Third Beach is a 1.6 mile hike from the road with views of Strawberry Bay. The hike is mostly level but can sometimes be slippery and somewhat dangerous due to the harsh coast weather. Third Beach is one of the Olympic Peninsula beaches which tend to consist of seastacks and driftwood. In the isolated non-developed cove at Taylor Point, there is a waterfall that falls directly onto the beach where tide pools are also featured on the north end. It is located on Olympic National Park‘s Pacific Ocean coastline, reached by a trail through the forest from near the Quileute Indian Reservation town of La Push. Being the Third Beach down the La Push, Washington coastline, it is the most secluded. However, there are multiple camp sites that put campers within 5 minutes’ walk of the ocean where Teahwhit Head blocks the way to Second Beach. There is also a boiler in the swamp by the one-and-a-half mile trail to the beach from an abortive oil exploration in 1902.
We explored North Washington yesterday and had a great time! We educated ourselves on the Olympic rain shadow. Our family has a thirst for knowledge and here’s some really fascinating information on the subject.
Spring arrives early and lasts long. We notice distinct changes in the month of February; usually we mow the lawn twice during this month, and there are significant stretches of clear weather. By the arrival of months more typically associated with spring, say April, mornings are often in the 40’s and clear, and afternoons can easily be in the mid 50’s. Sunny stretches and beautiful, partly sunny days are common, with stormy periods frequent, but usually brief, a day or two at a time. Overcast, gray weather is possible, but not common.
By early summer, for example Memorial day, the length of the day, and increased sunshine have often already started to dry out the lawns, but other vegetation is growing in full force. Often we are surprised by a cold and windy storm in late May to late June, dropping new snow on the crest of the Olympics.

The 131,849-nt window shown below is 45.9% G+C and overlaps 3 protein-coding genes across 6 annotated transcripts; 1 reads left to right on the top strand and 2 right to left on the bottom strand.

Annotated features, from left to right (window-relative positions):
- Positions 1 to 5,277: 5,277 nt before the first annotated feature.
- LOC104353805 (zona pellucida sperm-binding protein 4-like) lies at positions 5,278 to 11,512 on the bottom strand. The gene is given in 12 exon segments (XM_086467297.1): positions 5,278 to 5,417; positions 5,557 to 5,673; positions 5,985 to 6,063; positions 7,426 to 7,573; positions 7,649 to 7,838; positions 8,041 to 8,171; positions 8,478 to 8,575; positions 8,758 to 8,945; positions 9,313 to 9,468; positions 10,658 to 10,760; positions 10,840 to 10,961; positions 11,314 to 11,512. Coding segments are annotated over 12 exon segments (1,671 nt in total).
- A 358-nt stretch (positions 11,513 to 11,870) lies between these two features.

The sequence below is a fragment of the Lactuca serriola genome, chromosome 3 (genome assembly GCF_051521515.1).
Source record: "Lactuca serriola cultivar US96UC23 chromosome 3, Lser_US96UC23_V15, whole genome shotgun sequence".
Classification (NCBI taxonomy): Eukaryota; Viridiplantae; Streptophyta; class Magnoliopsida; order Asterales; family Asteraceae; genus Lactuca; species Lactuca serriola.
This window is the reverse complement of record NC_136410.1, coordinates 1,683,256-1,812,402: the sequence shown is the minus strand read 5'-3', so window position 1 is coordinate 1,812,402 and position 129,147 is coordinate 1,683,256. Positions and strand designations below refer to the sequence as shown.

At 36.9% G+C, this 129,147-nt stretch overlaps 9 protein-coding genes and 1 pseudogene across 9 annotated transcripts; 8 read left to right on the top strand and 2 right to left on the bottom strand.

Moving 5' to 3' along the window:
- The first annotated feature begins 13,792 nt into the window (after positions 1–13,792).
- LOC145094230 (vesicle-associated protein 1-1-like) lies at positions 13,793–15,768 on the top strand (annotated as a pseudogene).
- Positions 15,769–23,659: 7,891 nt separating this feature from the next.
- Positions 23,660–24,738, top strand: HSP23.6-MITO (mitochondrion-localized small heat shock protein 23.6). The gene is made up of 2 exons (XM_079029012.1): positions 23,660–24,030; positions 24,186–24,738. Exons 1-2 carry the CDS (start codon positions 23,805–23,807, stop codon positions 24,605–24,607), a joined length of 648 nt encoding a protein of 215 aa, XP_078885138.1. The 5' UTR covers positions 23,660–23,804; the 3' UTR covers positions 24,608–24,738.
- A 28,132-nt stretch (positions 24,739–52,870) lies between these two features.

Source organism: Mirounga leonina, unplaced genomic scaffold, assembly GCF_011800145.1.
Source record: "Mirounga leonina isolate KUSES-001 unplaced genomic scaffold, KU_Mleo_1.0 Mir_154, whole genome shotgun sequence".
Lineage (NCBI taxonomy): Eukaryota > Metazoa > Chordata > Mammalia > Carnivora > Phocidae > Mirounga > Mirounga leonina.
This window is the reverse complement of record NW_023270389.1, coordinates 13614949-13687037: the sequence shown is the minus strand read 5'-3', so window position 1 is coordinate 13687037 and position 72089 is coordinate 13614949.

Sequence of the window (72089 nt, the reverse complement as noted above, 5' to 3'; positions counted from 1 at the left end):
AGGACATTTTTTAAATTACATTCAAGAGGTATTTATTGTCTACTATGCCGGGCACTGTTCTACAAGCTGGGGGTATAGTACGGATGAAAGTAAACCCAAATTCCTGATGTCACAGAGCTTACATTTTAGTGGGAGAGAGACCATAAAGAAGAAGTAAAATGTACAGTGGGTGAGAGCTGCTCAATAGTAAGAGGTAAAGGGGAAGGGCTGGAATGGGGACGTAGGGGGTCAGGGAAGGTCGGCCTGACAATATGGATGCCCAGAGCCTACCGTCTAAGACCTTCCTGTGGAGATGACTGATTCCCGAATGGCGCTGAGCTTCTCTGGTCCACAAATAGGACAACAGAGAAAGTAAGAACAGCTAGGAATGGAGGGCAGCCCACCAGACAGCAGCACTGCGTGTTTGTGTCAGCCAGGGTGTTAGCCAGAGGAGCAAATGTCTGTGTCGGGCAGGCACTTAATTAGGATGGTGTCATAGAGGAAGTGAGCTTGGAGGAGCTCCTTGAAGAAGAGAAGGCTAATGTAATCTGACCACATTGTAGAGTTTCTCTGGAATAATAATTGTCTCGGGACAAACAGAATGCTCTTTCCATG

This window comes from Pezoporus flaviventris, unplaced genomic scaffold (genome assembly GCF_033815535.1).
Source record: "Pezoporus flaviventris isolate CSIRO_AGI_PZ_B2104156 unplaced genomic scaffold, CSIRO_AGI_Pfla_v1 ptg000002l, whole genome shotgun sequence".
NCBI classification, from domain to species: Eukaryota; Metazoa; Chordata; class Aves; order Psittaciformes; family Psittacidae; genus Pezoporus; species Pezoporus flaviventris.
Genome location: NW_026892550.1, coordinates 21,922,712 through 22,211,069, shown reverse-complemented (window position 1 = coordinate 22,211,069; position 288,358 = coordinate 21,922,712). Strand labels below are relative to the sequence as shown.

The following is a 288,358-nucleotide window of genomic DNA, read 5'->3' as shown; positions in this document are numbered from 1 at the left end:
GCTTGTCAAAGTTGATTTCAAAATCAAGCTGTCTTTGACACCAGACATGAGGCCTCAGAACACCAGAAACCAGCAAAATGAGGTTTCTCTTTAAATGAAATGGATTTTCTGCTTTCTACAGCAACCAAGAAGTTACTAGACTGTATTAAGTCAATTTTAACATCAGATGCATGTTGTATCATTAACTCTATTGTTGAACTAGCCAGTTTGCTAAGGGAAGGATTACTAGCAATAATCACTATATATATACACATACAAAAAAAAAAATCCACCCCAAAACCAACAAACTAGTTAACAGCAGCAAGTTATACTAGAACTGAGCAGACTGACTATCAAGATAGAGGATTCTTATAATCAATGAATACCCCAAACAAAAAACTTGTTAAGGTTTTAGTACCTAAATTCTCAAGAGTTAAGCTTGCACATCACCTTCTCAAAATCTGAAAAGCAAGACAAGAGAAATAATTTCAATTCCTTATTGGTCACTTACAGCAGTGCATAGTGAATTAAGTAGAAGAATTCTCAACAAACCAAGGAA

High summer, which includes July, August, and September, rarely have precipitation at all. There is allot of sun during this period, but it is not hot. High temperatures average in the 70’s with some days in 60’s and some in the 80’s. Evenings and nights are cool, with temperatures in the 50’s. The maritime location has a major influence during this period. The first effect is wind. Afternoon wind is quite common, and over the offshore waters of eastern strait it is often very strong. The next maritime influence is occasional AM fog, or late AM clouds. The days seem to come in three varieties: clear all day; clear sunrise with some clouds late morning followed by sun; and maritime fog till mid morning, then clear onward.
Fall is a relatively brief transitional period in October and part of November, with variable weather. Usually there will be a brief cold storm in early to mid October, which delivers the first blanket of snow to the higher Olympic mountains, followed by a clear night or two with temperatures close to freezing.
Winter includes late November, December, and January in rain shadow areas. The sun is lower in the horizon, and storms are common, but periods of sunshine are common too. There are frequent crisp clear periods following the storms, and sometimes sunny periods during extended periods of high pressure in January. Storms can be very strong and windy in this period. There can also be periods of gray weather which can go on for multiple days at this time of year. This seems to happen during times with multiple weaker storms with less defined fronts. Snow and cold periods also arrive, more frequently than in the greater Seattle area, perhaps once or twice a year. But as most areas are right at sea level, the sun or a warmer storm usually melts things off in a day or so.
We explored 3 of the 7 region that is in the rain shadow.
First stop: PORT TOWNSEND
Second stop: SEQUIM
We didn’t spend a lot of time here except for a quick lunch. We took notice of the weather. It’s very much like California. The sun was so strong that it was burning my ear. It was a lot warmer here.
Third stop: PORT ANGELES
We decided to walk around town for an hour. We found an 80 yr-old stationery store, my favorite place in the world besides Target. It had art supplies, books, craft and scrapbook items.
Later, we found a corner bookstore inside this beautiful building.